Richard Garber, AIA, an associate professor at NJIT’s College of Architecture and Design, teaches design studios and directs a unique design and manufacturing laboratory, the FABLAB. His work uses computer simulation and computer numerically-controlled hardware to generate innovative design, construction, and assembly solutions. He is also principal of the New York City architectural firm GRO Architects.
Garber and his partner at GRO Nicole Robertson were each named one of 32 new faces of design in the December 2010 issue of Dwell magazine. Under the heading “bright young things” the magazine writes, “Take this as a roadmap to the stars of the future, not just in this particular issue of Dwell, but in your design perambulations of the next 20-odd years.” The article opens using a precast concrete house, called PREttyFAB, which Garber and Robertson designed. The feature is Dwell’s version of the typical “40 under 40” which often appears on newsstands in December featuring up-and-coming people in industries ranging from business to architecture.
The accolade stems from Garber’s whole body of work, but especially features PREttyFAB, the one-family sustainable house in the Greenville section of Jersey City. Designing the 1600-square-foot, pre-fabricated, high-performance house was not easy. “We were asked to set it on a 22-foot-wide by 54-foot-deep, undersized lot, a vacant, derelict piece of land, overcome with weeds,” said Garber. The budget was small and the client wanted the home to resemble none other on a block of undistinguishable, two-story, once wood-frame, now aluminum-sided, structures. “It’s always a challenge when you come in with plans for a house that looks like nothing else on the street,” he added.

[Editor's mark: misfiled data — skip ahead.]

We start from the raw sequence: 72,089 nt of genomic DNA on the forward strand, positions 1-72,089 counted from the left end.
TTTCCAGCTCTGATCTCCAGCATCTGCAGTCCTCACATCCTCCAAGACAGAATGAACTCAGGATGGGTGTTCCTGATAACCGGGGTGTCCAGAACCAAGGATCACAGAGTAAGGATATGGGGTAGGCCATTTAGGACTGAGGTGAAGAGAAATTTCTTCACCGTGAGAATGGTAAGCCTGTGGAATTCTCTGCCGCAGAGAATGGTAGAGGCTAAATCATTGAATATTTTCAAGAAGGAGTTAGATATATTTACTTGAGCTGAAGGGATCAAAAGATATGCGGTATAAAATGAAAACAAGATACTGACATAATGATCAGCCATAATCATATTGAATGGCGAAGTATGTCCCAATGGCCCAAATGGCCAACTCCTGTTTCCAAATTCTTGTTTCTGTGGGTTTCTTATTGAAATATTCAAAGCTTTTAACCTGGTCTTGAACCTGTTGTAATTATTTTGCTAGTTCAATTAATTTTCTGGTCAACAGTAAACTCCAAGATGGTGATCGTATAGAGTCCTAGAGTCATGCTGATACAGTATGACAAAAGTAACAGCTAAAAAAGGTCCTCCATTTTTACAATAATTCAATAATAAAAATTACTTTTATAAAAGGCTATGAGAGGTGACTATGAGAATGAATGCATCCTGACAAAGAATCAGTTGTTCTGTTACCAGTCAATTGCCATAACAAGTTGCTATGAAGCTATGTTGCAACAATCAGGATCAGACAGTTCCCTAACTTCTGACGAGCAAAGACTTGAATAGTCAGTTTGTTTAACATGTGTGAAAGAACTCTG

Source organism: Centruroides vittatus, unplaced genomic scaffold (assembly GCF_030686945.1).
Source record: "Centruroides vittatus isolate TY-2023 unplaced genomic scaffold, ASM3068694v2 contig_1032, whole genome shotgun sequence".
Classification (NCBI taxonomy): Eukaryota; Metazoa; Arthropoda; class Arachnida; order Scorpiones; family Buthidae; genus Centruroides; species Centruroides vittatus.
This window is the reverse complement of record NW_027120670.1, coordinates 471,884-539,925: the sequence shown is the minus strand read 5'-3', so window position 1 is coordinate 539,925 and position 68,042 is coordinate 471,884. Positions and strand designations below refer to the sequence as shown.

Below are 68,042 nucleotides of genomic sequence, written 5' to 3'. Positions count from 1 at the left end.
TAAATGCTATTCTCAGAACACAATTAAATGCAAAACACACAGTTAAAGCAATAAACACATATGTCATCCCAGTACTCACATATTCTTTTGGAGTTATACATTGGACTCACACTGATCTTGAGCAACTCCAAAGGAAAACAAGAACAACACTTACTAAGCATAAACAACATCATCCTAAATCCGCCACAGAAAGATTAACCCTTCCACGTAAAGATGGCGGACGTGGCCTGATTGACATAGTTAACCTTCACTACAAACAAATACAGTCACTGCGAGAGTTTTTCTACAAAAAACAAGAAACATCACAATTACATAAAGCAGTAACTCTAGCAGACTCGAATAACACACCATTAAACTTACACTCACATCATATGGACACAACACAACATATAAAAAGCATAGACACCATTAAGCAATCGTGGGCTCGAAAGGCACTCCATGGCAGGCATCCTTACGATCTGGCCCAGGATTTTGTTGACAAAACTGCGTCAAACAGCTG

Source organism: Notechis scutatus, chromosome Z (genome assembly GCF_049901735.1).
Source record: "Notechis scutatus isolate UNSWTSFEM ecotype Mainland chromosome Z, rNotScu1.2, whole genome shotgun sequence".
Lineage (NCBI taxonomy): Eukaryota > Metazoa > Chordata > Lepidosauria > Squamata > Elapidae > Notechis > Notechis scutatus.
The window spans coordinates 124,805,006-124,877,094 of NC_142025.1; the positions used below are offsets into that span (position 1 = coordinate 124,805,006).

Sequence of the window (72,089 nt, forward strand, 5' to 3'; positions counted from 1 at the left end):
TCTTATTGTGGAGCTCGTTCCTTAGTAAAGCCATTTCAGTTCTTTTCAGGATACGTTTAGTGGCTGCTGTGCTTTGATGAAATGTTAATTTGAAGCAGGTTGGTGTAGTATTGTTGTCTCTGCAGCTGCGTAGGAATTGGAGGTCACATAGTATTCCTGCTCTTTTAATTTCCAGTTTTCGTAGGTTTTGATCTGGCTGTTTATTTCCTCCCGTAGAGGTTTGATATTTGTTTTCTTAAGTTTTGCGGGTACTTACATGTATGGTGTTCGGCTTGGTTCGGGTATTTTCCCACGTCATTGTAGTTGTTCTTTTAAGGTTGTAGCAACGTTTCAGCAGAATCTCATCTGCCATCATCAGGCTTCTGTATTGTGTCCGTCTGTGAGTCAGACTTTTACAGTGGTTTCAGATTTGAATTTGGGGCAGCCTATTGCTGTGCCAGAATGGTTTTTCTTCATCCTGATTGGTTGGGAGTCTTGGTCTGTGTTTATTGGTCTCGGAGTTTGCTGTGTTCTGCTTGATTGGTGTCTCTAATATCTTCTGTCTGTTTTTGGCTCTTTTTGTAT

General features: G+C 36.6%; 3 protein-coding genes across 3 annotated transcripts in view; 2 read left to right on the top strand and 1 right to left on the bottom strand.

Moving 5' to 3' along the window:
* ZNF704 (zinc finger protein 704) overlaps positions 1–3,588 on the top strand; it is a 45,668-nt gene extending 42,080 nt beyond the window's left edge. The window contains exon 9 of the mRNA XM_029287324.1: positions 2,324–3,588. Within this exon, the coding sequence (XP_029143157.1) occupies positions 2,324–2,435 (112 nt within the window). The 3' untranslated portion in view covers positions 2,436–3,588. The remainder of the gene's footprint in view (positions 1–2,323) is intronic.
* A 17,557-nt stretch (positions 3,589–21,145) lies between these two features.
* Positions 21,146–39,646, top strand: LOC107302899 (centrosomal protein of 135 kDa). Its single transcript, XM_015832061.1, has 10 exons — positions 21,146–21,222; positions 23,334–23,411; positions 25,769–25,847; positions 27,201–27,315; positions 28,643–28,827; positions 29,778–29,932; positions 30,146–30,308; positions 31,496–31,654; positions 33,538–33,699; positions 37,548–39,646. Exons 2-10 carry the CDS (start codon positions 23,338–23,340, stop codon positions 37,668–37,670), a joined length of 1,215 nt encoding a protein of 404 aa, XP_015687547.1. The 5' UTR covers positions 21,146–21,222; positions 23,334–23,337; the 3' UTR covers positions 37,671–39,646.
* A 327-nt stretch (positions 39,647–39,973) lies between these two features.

In May 2010, PREttyFAB received Jersey City’s Project of the Year Award from the Jersey City Redevelopment Agency. The New Jersey Chapter of the American Institute of Architects (AIA), of which Garber is a member, also honored it with a Merit Award in the fall of 2009.
The award comes upon the heels of yet more confirmation of Garber’s work. In July 2009, Metropolis Magazine named GRO Architects a “Next Gen Notable” for its docking station proposal. The scheme envisioned a series of publicly accessible floating extensions from Manhattan into the Hudson and East rivers to power city street lamps by harnessing river currents. The project, recently revised, was exhibited in July 2011 at the Metropolitan Waterfront Alliance's annual City of Water Day. Garber was guest-editor of Closing the Gap: Information Models in Contemporary Design Practice (2009), an edition of Architectural Design (AD) by John Wiley & Sons.
In 2007, GRO Architects won re:Construction, a design competition sponsored by the Lower Manhattan Cultural Council. Fabricated in the FABLAB, the resulting work, “Best Pedestrian Route,” was installed at the corner of Broadway and John Street in Lower Manhattan. In 2008, the same project won an New York City AIA Merit Award and a NY Designs Award from the Architectural League of New York. His writing and design work has been published in the New York Times, the Star Ledger, Architectural Record, the Architect’s Newspaper, Art News, Azure, and Metropolis.
Garber was the Emerging Architect Visiting Assistant Professor at Barnard College in 2007 with Robertson. He holds architecture degrees from Rensselaer Polytechnic Institute and Columbia University.
Topics: architecture, digital fabrication, fablab, computer simulation, traditional architectural design
Last update: July 21, 2011